Like so many staffers, he also likes his modes of work transport. "We ski and snowboard around the mountain during the day, and we use snowmobiles at night," he says. "It's a pretty epic job."
Recognized as one of Canada's Greenest Employers (2017)
By Richard Yerema and Kristina Leung, Mediacorp Canada Inc. staff editors (Apr 20, 2017)
Here are some of the reasons why Whistler Blackcomb was selected as one of Canada's Greenest Employers (2017):
- Whistler Blackcomb partnered with power production companies and BC Hydro to develop the onsite Fitzsimmons River Plant hydro-electric facility, which produces as much electricity as the resort consumes annually -- the resort is currently studying new hybrid micro-hydro electric power generation systems that would be combined with its extensive snow-making system
- Whistler Blackcomb's Environmental Fund provides annual grants to registered non-profit organizations working to improve the natural environment in the Sea to Sky Corridor -- the fund has provided over $360,000 to date through generous voluntary staff donations, which are in turn matched by the Whistler Blackcomb Foundation
- Whistler Blackcomb introduced aggressive recycling and composting programs in 2005 and has since implemented a number of initiatives as it works towards the goal of zero waste -- impressively, the resort reduced its waste by as much as 70 percent annually over a baseline year of 2000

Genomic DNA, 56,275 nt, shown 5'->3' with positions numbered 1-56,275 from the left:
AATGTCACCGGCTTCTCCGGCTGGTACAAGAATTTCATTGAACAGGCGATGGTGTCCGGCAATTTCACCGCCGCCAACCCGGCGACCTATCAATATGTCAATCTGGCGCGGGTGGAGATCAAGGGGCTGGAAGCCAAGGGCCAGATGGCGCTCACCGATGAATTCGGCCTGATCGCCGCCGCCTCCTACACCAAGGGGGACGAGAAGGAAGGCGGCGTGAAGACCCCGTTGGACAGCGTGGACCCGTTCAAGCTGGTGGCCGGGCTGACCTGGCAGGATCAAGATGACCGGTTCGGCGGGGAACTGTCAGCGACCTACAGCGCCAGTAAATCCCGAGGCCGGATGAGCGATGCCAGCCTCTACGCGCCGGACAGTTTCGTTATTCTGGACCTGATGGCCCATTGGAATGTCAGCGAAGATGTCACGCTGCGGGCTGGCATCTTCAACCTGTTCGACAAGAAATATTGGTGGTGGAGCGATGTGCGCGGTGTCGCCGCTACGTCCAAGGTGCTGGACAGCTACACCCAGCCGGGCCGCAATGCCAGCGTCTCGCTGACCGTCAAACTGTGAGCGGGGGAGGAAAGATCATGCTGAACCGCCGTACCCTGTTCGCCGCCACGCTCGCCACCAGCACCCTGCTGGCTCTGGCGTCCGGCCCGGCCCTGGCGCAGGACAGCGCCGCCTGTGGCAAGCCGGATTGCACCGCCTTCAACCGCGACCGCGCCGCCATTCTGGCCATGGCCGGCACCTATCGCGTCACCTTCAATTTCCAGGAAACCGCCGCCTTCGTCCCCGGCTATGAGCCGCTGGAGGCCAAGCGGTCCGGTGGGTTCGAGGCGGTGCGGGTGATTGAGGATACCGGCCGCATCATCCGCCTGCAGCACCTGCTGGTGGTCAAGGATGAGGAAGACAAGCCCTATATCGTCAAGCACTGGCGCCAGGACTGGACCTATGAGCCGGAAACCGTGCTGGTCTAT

Whistler Blackcomb: Big mountains, small footprint
If you happen to be eating in one of the cafeterias at B.C.'s world-ranked Whistler Blackcomb ski resort, don't bother to pick up your tray at the end of the meal. The staff would rather recycle your leftovers themselves, from a highly trained point of view.
"Sometimes people are getting up and we take the tray from their hands," says Arthur De Jong, Mountain Planning and Environmental Resource Manager. "It becomes a very positive exchange as we explain what we're doing."
What Whistler Blackcomb is doing is aiming for a zero operational footprint in terms of the resort's impact on the environment, a highly ambitious target but one it comes closer to reaching every year.
Among its biggest achievements is a 71 per cent plunge in waste sent to landfills compared to 2000, largely due to recycling and, especially, composting restaurant food waste. "Over 70 per cent of our waste is generated from our food and beverage operations," says De Jong. "So we like to do the sorting."
Set on two pristine mountains about 120 km north of Vancouver with a roster of staff who love the outdoors, Whistler Blackcomb may seem to be - almost automatically - a Green Employer. But the company is determined to be a world leader in environmental responsibility in its operations. "Our mantra is, build experiences within the eco-systems, rather than changing them," says De Jong.